Green Marker = Opportunity@maxmathforum #MTBoS30


I’ve fallen away for a few days.  I watched this video tribute from Heinemann Publishing a week or so ago.  It struck me when I heard Max state he was in the “lower” math class at the time.  He went on to explain, because when they asked him which level he wanted to be in, the difference was the number of pages in the homework packet each week, he chose “the smaller packet.”

Yesterday, as I sat in a meeting, I voiced a concern that some current students were opting to not take Pre-AP coursework because they don’t want to do more homework.  Is that the difference?  According to my administrator, yes, students were told there would be more homework.  That’s the only difference students “heard” between the course offerings.

Watching Max’s tribute makes this conversation yesterday even more prominent in my mind.  I remember the first time I met Max, he looked like a young kid at TMC St. Louis but the words and ideas he shared were from someone who was passionate about math, learning and having a positive impact on education.

Its crazy to think if it had not been for the teacher asking him to participate in the Math Olympiad, would Max have gone through his education thinking he was “no good in math” since his in-depth thinking made him appear “slower / not as smart”?  My, oh my.  What goodness we all would have missed out on with his posts, resources from The Math Forum, Ignites to engage, inspire and challenge us and Powerful Problem Solving.  How many students have missed out because our labels have limited their opportunities?

My question?  Are we inadvertently pushing students away from the Pre-AP?  My administrator’s answer – no, we’re opening it up, so they can choose to take the those courses.  My concern – if all they hear is “more homework” its obvious what some will choose, they are teenagers.  So is that language intended to scare them away?  I’m standoff on policy that does not support a growth mindset, they feel they are already set up for failure, thus choose not to attempt it.

I hope I’m wrong.  In the mean time, I will continue to have conversations and encourage those students to step up to the challenge.  So many students do not have advocates to push them, it is our responsibility to help them find their own voice.

Our state Education Commissioner stated he saw it not as achievement gaps, but as opportunity gaps.  Now, my challenge is to make sure I am part of providing opportunities to all learners.


5 responses »

  1. HI Pam,

    I am offering something new this fall, I am calling it “College Readiness.” It is a math class for students with a C or better in Algebra 2. I am thinking of it as a Senior level math class for Humanities majors. Too many of our seniors opt out of math because they are not STEM students and don’t want to learn the ambiguous case of the law of sines, but are interested in keeping up their math chops. They don’t want to take AP Stats, but want to be ready for College Stats, they don’t want to take Calculus, but want to be ready for a finite math class in college. I am very excited to instill in these students a growth mindset, a love of things mathy, without having to be an engineering major. Wish me luck!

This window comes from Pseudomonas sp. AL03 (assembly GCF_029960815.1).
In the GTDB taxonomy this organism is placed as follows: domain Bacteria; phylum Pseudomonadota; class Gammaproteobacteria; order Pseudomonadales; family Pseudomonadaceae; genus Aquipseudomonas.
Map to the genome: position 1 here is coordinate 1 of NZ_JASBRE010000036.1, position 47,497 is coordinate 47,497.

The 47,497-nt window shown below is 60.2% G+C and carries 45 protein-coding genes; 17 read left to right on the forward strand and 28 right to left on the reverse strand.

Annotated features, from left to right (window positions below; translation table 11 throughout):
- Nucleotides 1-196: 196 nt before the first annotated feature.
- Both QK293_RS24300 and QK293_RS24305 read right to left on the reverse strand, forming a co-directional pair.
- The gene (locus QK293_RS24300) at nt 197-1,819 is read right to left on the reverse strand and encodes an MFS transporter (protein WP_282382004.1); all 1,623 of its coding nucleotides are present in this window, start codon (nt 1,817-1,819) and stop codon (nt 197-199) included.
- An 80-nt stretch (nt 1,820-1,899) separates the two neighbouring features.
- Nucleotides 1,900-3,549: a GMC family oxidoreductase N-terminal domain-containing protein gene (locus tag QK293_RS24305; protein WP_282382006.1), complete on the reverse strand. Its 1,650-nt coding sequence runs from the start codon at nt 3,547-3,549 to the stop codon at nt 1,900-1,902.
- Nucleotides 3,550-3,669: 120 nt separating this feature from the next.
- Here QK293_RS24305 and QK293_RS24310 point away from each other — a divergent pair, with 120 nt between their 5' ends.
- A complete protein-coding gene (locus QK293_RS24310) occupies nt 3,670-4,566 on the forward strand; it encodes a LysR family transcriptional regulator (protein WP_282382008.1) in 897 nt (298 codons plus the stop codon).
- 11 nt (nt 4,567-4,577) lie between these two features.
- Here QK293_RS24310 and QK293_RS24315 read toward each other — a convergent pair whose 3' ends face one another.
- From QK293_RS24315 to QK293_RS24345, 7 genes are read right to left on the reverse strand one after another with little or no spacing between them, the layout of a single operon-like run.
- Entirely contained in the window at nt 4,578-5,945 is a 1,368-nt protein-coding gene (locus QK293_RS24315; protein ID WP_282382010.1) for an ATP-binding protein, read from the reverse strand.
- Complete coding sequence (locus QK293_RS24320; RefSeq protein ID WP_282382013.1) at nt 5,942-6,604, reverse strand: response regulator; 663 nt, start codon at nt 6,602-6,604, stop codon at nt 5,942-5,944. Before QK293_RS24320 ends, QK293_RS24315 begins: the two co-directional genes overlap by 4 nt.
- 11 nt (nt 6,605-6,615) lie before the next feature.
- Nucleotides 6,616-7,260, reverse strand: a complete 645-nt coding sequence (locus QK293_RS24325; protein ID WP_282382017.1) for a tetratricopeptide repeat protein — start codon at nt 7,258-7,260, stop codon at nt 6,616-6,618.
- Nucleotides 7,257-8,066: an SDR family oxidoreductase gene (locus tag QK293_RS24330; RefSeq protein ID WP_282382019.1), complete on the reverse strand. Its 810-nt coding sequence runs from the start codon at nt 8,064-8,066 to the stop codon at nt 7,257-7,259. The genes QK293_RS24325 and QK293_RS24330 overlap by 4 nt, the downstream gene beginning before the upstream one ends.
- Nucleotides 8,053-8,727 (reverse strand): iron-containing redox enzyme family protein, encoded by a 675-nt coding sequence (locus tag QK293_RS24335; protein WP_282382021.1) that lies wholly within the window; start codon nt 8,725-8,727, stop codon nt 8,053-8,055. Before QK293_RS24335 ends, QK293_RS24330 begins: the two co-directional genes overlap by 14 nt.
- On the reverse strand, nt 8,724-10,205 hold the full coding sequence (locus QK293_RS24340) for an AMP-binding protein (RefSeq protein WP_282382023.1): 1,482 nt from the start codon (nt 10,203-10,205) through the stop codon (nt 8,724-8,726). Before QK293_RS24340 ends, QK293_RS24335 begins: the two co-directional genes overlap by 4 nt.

• This sounds great, Amy! We have a Pre-College Math for college bound students who aren’t quite to benchmark ACT, but those who have taught in the past have opted to make it a skills based course focused on test prep. I will be teaching a math for business and industry for non- college bound seniors with focus on budgeting, finance, consumer issues like insurance, etc. The current instructor uses software that assigns jobs, students get “paid” for attendance and learning tasks completion, receive weekly check stubs w deductions, etc. They do resumes, job applications, community mock interviews. I feel it’s more of a business/marketing class than math, but oh well. I plan to spend a lot of time comparing investments, etc. As well.

      • Pam…thank you for sharing your post. Good food for thought for admins, teachers, and parents. Regarding your math for business and industry course…in VA we have a mandatory for graduation Economics and Personal Finance course that covers lots of those topics. I think it’s a great idea although listening to my students it’s definitely a work in progress (I think last year’s seniors were the first class to have the requirement.

    • Amy…it’ll be great! An idea if you haven’t looked at it, might be to look at the IB Math Studies curriculum. As an IB school we offer both Math Studies and Mathematics…Math Studies has that broad brush for students who will be non STEM majors, Mathematics is definitely the STEM path.

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